Stone temple car in the Vitthala Temple, Vijayanagara - 1856
Photograph of the Vitthala Temple at Vijayanagara in Karnataka, taken in about 1856 by Andrew Charles Brisbane Neill. Vijayanagara, the City of Victory, was the seat of a powerful Hindu kingdom in Southern India from 1336 to 1565. The kingdom was founded by two brothers, Harihara and Bukka, formerly chieftains with the Delhi Sultanate. Vijayanagara flourished as a prosperous centre of Hindu art, culture and architecture, until the Battle of Talikota in 1565 when it was defeated by the armies of a coalition of neighbouring Muslim kingdoms, its rivals for supremacy in the Deccan. The ruins of this vast royal city on the bank of the Tungabhadra River lie surrounded by granite hills. The site is also known as Hampi, together with a small local village nearby. The Vitthala temple dedicated to a form of Vishnu is one of the greatest monuments at the site. It is thought to date from the first quarter of the 16th century. It stands within a rectangular courtyard surrounded by cloisters, and the main shrine has a sanctum with a closed ambulatory and is capped with a stepped pyramidal superstructure. An outstanding feature is its glorious open hall or mahamandapa which has dozens of beautifully carved granite pillars. In front of the temple is another celebrated feature, a stone ratha or chariot housing an image of Garuda, the vehicle of Vishnu, created like a shrine in miniature, but with wheels.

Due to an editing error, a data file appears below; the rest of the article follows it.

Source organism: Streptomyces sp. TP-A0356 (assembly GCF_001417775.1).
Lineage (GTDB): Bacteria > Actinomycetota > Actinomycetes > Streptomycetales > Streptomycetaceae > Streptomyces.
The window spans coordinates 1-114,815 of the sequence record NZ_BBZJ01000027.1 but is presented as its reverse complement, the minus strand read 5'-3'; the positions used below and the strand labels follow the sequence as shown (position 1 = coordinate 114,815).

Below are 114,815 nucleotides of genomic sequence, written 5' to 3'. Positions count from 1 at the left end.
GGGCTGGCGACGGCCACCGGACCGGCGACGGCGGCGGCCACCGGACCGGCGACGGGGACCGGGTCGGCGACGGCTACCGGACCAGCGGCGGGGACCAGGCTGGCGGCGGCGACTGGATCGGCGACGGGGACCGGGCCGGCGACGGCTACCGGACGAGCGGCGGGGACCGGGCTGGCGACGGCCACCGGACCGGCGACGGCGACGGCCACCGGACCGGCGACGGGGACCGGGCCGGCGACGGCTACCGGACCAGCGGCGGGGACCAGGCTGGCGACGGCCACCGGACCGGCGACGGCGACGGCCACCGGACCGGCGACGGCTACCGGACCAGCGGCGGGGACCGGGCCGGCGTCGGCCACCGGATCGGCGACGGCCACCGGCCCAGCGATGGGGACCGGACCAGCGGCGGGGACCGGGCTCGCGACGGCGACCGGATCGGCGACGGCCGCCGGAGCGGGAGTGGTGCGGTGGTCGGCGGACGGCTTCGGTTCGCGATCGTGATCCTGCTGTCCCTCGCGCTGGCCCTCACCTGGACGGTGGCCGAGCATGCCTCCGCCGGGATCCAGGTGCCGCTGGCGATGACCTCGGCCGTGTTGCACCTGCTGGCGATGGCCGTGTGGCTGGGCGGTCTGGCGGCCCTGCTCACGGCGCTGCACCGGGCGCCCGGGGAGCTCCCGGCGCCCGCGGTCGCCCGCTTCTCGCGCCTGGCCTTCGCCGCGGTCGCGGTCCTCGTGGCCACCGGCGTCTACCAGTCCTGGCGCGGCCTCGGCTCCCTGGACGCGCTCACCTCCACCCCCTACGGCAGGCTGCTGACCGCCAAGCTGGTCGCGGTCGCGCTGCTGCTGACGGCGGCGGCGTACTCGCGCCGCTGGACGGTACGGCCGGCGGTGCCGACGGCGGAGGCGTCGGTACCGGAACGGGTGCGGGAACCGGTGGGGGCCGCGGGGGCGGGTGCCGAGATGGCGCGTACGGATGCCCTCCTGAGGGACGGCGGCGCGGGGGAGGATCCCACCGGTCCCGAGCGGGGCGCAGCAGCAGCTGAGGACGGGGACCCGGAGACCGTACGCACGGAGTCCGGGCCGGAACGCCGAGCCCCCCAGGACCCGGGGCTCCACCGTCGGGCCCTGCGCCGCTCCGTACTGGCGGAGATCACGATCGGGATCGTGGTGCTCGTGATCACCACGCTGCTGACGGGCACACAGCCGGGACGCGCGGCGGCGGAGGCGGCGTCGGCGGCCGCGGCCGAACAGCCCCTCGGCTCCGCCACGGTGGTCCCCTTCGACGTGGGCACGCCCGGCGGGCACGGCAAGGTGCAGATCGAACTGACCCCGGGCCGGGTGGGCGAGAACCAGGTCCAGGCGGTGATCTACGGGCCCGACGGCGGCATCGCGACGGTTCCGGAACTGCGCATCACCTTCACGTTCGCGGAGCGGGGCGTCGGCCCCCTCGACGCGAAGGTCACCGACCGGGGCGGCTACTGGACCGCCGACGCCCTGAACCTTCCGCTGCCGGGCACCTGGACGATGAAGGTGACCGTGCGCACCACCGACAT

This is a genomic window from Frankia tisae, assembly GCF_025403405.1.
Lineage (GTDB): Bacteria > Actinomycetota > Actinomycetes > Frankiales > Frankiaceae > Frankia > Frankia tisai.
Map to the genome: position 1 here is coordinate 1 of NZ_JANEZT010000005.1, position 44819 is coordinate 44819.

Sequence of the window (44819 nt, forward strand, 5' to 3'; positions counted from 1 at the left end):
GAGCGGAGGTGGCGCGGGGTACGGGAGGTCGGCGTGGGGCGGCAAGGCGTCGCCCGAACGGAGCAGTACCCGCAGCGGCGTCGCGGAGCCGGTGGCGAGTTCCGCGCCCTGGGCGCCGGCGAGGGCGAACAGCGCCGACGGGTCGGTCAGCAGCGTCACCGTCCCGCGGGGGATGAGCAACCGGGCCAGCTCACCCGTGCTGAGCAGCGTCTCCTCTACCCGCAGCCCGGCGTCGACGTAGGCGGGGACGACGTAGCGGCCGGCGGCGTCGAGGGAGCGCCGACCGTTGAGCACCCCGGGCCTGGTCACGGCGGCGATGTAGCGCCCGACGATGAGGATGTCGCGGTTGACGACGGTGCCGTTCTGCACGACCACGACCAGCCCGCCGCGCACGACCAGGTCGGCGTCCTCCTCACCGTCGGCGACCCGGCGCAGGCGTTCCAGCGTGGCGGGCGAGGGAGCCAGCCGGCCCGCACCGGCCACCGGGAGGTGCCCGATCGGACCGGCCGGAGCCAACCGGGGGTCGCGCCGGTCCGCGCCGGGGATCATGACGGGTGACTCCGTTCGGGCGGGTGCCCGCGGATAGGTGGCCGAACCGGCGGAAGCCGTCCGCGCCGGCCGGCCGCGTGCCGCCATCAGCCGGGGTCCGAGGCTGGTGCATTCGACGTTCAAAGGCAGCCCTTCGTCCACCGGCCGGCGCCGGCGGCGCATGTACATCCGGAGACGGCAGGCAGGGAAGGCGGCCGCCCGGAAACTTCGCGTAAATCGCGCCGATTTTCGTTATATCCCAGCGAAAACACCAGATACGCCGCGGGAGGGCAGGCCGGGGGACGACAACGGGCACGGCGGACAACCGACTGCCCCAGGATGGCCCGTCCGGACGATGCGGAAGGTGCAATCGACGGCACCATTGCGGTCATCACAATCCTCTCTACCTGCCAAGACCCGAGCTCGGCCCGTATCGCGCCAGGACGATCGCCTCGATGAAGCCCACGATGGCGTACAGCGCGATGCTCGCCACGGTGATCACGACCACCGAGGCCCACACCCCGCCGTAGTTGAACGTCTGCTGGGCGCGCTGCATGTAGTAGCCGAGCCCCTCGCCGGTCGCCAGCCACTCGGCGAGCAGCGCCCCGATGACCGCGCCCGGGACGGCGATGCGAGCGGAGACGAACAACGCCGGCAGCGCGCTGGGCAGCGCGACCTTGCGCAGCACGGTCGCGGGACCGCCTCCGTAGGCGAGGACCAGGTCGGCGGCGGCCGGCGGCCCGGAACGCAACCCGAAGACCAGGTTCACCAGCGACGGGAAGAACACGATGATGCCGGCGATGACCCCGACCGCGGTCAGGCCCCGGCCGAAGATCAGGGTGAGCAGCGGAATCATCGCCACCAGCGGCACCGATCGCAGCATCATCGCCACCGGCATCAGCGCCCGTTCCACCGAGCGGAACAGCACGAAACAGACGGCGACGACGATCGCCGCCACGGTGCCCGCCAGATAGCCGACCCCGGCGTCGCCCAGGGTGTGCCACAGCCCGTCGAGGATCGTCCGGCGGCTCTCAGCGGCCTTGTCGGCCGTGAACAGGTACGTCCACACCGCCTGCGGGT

Copyright © The British Library Board